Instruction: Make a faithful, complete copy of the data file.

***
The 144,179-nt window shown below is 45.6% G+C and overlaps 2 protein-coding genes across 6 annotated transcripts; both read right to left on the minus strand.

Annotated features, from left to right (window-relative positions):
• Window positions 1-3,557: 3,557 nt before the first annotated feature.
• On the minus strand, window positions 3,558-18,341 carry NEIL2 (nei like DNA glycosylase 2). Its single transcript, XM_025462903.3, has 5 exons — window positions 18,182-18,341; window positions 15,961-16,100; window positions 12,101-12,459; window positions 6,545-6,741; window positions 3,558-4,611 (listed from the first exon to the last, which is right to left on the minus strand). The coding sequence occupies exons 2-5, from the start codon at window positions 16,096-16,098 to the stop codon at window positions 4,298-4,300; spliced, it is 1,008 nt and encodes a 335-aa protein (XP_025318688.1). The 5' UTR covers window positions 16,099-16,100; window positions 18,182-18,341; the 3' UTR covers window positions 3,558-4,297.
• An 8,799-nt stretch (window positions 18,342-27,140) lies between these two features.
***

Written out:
The 144,179-nt window shown below is 45.6% G+C and overlaps 2 protein-coding genes across 6 annotated transcripts; both read right to left on the minus strand.

Annotated features, from left to right (window-relative positions):
• Window positions 1-3,557: 3,557 nt before the first annotated feature.
• On the minus strand, window positions 3,558-18,341 carry NEIL2 (nei like DNA glycosylase 2). Its single transcript, XM_025462903.3, has 5 exons — window positions 18,182-18,341; window positions 15,961-16,100; window positions 12,101-12,459; window positions 6,545-6,741; window positions 3,558-4,611 (listed from the first exon to the last, which is right to left on the minus strand). The coding sequence occupies exons 2-5, from the start codon at window positions 16,096-16,098 to the stop codon at window positions 4,298-4,300; spliced, it is 1,008 nt and encodes a 335-aa protein (XP_025318688.1). The 5' UTR covers window positions 16,099-16,100; window positions 18,182-18,341; the 3' UTR covers window positions 3,558-4,297.
• An 8,799-nt stretch (window positions 18,342-27,140) lies between these two features.